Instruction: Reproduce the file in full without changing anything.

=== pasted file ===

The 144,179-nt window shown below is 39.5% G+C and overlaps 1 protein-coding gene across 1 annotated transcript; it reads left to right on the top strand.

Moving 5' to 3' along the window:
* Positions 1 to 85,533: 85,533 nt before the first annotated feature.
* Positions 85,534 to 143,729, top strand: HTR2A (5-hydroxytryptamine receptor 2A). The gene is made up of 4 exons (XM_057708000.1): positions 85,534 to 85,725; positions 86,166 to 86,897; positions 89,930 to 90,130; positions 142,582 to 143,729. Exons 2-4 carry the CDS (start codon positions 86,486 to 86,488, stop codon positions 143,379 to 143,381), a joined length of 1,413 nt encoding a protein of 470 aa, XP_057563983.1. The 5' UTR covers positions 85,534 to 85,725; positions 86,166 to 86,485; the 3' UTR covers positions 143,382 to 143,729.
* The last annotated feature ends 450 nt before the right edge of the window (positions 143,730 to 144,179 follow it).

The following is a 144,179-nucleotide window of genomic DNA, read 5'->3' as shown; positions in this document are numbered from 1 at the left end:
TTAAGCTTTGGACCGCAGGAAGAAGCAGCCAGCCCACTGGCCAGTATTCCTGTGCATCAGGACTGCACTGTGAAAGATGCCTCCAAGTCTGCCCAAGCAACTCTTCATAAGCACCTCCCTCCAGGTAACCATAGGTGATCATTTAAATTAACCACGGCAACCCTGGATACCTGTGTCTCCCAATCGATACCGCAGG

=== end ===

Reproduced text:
The 144,179-nt window shown below is 39.5% G+C and overlaps 1 protein-coding gene across 1 annotated transcript; it reads left to right on the top strand.

Moving 5' to 3' along the window:
* Positions 1 to 85,533: 85,533 nt before the first annotated feature.
* Positions 85,534 to 143,729, top strand: HTR2A (5-hydroxytryptamine receptor 2A). The gene is made up of 4 exons (XM_057708000.1): positions 85,534 to 85,725; positions 86,166 to 86,897; positions 89,930 to 90,130; positions 142,582 to 143,729. Exons 2-4 carry the CDS (start codon positions 86,486 to 86,488, stop codon positions 143,379 to 143,381), a joined length of 1,413 nt encoding a protein of 470 aa, XP_057563983.1. The 5' UTR covers positions 85,534 to 85,725; positions 86,166 to 86,485; the 3' UTR covers positions 143,382 to 143,729.
* The last annotated feature ends 450 nt before the right edge of the window (positions 143,730 to 144,179 follow it).

The following is a 144,179-nucleotide window of genomic DNA, read 5'->3' as shown; positions in this document are numbered from 1 at the left end:
TTAAGCTTTGGACCGCAGGAAGAAGCAGCCAGCCCACTGGCCAGTATTCCTGTGCATCAGGACTGCACTGTGAAAGATGCCTCCAAGTCTGCCCAAGCAACTCTTCATAAGCACCTCCCTCCAGGTAACCATAGGTGATCATTTAAATTAACCACGGCAACCCTGGATACCTGTGTCTCCCAATCGATACCGCAGG